And that leads to a bigger problem. The tax capacity of many states makes them unable to cover their uninsured without federal help. We defined the “tax capacity” of each state as the increase in federal income taxes that residents of a state would need to pay to help finance a hypothetical national health insurance program that would cover all uninsured low-income people across the country. We then calculated how far each state’s contribution could go toward subsidizing health insurance for low-income people within the confines of the state.
Nationwide, only half the states would be able to cover all of their uninsured with a budget limited to the state tax revenues that would otherwise contribute to a national health insurance program. The reason for this wide disparity is that there is wide variation in the rates of the uninsured across the states and in per-capita incomes. To insure all of their low-income residents, some states would need to spend nearly twice as much per capita as other states. Moreover, the states with the greatest need to extend coverage would have the least capacity to do so. Many states would require federal assistance either to introduce or to expand programs to subsidize private insurance coverage for the uninsured.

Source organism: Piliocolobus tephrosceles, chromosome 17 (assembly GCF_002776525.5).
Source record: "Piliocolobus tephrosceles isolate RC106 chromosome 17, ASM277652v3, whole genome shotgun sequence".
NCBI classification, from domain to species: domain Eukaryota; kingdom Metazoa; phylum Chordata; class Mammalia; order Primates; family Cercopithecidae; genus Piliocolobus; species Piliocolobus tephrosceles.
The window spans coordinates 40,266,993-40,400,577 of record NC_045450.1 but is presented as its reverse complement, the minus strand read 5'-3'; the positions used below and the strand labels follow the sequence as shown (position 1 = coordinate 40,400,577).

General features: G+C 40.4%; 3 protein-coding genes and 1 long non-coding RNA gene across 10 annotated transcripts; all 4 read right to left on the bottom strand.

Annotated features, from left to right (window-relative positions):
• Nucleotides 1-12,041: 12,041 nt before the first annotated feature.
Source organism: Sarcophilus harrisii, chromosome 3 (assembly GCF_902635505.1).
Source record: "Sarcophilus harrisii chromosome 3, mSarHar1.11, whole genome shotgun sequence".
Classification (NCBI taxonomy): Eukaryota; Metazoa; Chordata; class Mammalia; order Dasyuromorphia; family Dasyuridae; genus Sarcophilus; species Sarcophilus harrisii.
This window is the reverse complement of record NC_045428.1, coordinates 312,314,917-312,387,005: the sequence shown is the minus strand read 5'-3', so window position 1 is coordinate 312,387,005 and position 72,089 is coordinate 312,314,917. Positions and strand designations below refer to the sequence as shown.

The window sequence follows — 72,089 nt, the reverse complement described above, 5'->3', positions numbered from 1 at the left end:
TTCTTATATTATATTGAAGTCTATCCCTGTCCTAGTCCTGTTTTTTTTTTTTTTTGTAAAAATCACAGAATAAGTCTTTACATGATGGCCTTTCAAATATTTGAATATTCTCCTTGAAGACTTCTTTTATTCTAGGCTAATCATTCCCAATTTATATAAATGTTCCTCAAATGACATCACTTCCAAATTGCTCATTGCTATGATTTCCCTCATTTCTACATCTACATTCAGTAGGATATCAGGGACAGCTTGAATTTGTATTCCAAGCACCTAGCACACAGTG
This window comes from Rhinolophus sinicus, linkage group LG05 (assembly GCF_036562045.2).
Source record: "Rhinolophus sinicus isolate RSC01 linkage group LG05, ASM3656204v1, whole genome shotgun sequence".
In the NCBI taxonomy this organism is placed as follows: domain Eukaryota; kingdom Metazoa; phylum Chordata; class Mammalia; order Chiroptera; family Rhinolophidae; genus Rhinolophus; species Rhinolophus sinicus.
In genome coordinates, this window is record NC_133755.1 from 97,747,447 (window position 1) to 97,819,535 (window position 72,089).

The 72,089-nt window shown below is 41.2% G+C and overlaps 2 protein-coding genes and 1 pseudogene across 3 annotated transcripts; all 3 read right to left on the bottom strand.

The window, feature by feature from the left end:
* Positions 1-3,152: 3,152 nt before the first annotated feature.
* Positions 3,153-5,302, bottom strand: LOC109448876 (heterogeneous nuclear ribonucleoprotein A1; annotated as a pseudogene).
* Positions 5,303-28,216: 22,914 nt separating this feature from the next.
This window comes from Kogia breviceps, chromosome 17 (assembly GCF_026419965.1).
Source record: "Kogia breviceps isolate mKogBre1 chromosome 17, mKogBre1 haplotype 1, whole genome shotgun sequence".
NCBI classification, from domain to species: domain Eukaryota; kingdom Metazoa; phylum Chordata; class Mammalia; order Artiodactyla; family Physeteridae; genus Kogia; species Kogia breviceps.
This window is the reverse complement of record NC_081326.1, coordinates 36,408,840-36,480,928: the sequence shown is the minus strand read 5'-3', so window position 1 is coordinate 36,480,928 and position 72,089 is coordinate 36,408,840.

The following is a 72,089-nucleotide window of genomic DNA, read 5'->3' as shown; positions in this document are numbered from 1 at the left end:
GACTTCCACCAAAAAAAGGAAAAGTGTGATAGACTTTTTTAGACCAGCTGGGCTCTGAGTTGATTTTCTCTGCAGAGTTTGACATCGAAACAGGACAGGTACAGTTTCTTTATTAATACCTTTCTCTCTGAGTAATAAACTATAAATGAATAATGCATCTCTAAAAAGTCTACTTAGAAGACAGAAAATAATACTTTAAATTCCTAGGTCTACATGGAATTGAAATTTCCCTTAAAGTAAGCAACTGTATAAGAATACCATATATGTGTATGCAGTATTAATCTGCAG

Another important concern in evaluating the success of public subsidies for health insurance is the extent to which public spending substitutes for — or “crowds out” — private spending. For instance, some people could drop their private insurance to take advantage of a lower premium in the publicly subsidized program. Or some businesses could drop health insurance as an employee benefit because of the alternative offered by the subsidized program. Crowding out increases the cost of a public program, because the state ends up paying for insurance for those who would otherwise buy it with their own money.
We examined what happened in seven states that expanded public coverage between 1991 and 1997. The expansions increased the percentage of the population enrolled in public insurance programs. Enrollment grew by about 4 percentage points for adults and about 5 percentage points for children. However, the percentage of low-income people covered by private insurance fell in the seven states by about 3 percentage points more than would have been expected based on the changes in other states. These findings suggest that about half of those who newly participated in the public programs had replaced their private insurance with public insurance.
A Stronger Safety Net
Even with substantial public subsidies, some people will remain uninsured. They will depend on a strong safety net for access to care. For some people, such as low-income pregnant women, better health outcomes could result from reinforcing the safety net rather than from expanding insurance coverage.
Improving birth outcomes for low-income pregnant women has been an important health policy objective for two decades. Policymakers have pursued this goal both by expanding public insurance programs, such as Medicaid, and by investing in public health care systems that typically coordinate prenatal care and combine clinical care with nonclinical support services.